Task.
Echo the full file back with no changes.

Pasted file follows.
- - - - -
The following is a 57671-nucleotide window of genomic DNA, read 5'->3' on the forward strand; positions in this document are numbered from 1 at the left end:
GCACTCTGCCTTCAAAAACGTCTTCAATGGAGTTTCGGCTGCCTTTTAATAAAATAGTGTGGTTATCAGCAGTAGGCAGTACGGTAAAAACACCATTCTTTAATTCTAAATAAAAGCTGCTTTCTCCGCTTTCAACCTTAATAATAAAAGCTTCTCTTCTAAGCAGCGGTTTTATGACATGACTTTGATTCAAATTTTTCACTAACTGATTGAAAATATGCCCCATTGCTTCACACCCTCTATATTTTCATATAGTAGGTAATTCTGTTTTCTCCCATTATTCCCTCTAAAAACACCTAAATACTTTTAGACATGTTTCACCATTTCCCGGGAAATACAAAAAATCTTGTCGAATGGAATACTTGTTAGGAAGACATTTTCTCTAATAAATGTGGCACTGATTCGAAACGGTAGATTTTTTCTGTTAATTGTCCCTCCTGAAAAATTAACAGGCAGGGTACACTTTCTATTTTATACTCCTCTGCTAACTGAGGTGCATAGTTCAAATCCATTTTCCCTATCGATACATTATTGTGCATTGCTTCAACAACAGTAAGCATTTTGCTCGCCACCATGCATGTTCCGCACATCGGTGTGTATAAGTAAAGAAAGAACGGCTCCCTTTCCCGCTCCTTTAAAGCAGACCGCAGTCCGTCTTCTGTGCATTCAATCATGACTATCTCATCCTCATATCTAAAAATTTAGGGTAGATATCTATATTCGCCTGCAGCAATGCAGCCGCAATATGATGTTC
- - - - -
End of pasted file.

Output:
The following is a 57671-nucleotide window of genomic DNA, read 5'->3' on the forward strand; positions in this document are numbered from 1 at the left end:
GCACTCTGCCTTCAAAAACGTCTTCAATGGAGTTTCGGCTGCCTTTTAATAAAATAGTGTGGTTATCAGCAGTAGGCAGTACGGTAAAAACACCATTCTTTAATTCTAAATAAAAGCTGCTTTCTCCGCTTTCAACCTTAATAATAAAAGCTTCTCTTCTAAGCAGCGGTTTTATGACATGACTTTGATTCAAATTTTTCACTAACTGATTGAAAATATGCCCCATTGCTTCACACCCTCTATATTTTCATATAGTAGGTAATTCTGTTTTCTCCCATTATTCCCTCTAAAAACACCTAAATACTTTTAGACATGTTTCACCATTTCCCGGGAAATACAAAAAATCTTGTCGAATGGAATACTTGTTAGGAAGACATTTTCTCTAATAAATGTGGCACTGATTCGAAACGGTAGATTTTTTCTGTTAATTGTCCCTCCTGAAAAATTAACAGGCAGGGTACACTTTCTATTTTATACTCCTCTGCTAACTGAGGTGCATAGTTCAAATCCATTTTCCCTATCGATACATTATTGTGCATTGCTTCAACAACAGTAAGCATTTTGCTCGCCACCATGCATGTTCCGCACATCGGTGTGTATAAGTAAAGAAAGAACGGCTCCCTTTCCCGCTCCTTTAAAGCAGACCGCAGTCCGTCTTCTGTGCATTCAATCATGACTATCTCATCCTCATATCTAAAAATTTAGGGTAGATATCTATATTCGCCTGCAGCAATGCAGCCGCAATATGATGTTC